- Edwards Releases Senate Fundraising Totals
- Academics Say Higher Education Prepared Them for Higher Office
- Top Races to Watch in 2016: The Mountain Region
- Top Races to Watch in 2016: New England
- Top Races in 2016: The Midwest
“There is substantial reason to believe that Representative Buchanan knew on October 2, 2008, at the time that he made the settlement agreement contingent on the affidavit that: (1) Former Business Partner had information concerning the reimbursements prior to September 2008; and (2) paragraph 5 of the affidavit was false,” the OCE report said.
Though the OCE does not have the jurisdiction to review any alleged reimbursements that occurred before March 2008, when the office was established, the scheme itself was the focus of a multiyear FEC investigation that ended when it closed the file and said “no further action” would be taken. Kazran settled a separate FEC case related to the Buchanan campaign earlier this year by agreeing to repay a nominal amount.
The OCE’s inquiry centers on the submission of the affidavit in October 2008.
A Buchanan representative late Wednesday dismissed the report as “a disgrace” that relied on the testimony of a “thoroughly discredited witness.”
“There is absolutely nothing new in this report — every allegation was painstakingly reviewed and unequivocally rejected by the FEC,” Buchanan spokesman Max Goodman said in a statement.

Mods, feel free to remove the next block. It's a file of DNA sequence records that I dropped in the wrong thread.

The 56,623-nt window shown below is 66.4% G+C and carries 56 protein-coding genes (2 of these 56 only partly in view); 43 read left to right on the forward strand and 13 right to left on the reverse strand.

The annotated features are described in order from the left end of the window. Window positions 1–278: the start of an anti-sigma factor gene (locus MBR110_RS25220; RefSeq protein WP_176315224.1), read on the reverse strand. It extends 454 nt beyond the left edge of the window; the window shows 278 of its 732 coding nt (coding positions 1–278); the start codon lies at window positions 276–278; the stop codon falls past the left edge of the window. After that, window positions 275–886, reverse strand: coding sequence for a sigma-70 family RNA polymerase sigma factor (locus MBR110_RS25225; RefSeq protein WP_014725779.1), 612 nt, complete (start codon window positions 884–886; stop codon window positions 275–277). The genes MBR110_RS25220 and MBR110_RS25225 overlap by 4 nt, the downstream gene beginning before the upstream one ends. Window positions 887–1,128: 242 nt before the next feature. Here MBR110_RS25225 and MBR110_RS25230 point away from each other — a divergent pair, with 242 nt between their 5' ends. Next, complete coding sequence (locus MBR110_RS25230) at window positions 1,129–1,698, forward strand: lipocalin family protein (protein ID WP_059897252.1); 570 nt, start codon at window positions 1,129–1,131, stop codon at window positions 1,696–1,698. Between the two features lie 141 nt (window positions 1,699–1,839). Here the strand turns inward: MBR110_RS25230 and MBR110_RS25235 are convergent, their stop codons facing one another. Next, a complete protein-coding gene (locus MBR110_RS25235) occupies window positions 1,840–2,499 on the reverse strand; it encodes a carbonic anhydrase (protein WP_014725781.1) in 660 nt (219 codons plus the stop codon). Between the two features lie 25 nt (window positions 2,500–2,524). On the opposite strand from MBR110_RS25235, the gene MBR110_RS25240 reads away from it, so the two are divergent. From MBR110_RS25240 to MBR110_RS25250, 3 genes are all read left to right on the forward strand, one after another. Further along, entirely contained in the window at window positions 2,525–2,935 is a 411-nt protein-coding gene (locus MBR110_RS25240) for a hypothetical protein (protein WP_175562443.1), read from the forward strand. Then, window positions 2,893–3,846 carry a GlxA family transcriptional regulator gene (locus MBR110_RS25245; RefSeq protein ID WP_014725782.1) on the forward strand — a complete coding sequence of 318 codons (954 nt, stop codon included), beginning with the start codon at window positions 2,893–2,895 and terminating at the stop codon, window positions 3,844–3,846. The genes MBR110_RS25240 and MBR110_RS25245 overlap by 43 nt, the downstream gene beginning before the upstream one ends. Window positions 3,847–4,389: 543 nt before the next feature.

Buchanan’s legal team had previously told the OCE that its findings were “fundamentally flawed” in a March letter that was also released on Wednesday.
“It misstates the evidence on which it is based, conceals exculpatory evidence, conceals the fact that the FEC found substantial grounds to doubt Kazran’s credibility and relies upon interpretation of documents that are at odds with their plain meaning, the conduct of all the parties, and the sworn statements of witnesses on which the report purports to rely,” the Patton Boggs attorneys wrote.
The OCE, in a rare public statement, countered that its review had been “thorough and professional” and that it took “great care to abide by the letter and spirit” of the rules.
“There was not a shred of exculpatory evidence that was not turned over to Rep. Buchanan’s attorneys. ... Our review was factual, fair and in keeping with the mission the House tasked us with — to assist the House in upholding the highest of ethical standards for Members and staff,” OCE spokeswoman Kelly Brewington said.
This is the committee’s second ongoing and open-ended review of allegations surrounding Buchanan, who was elected in 2006 and represents a district in the southwest part of Florida that includes Sarasota and most of Bradenton.
By the time the OCE voted unanimously in late January that there was “substantial reason to believe” that Buchanan had encouraged the submission of the false affidavit and referred the matter to the Ethics Committee, it was already considering whether he had failed to disclose positions on his financial disclosure forms.
In that case, the OCE’s 336-page report found that Buchanan had omitted 17 positions on forms filed for the calendar years 2007 to 2010.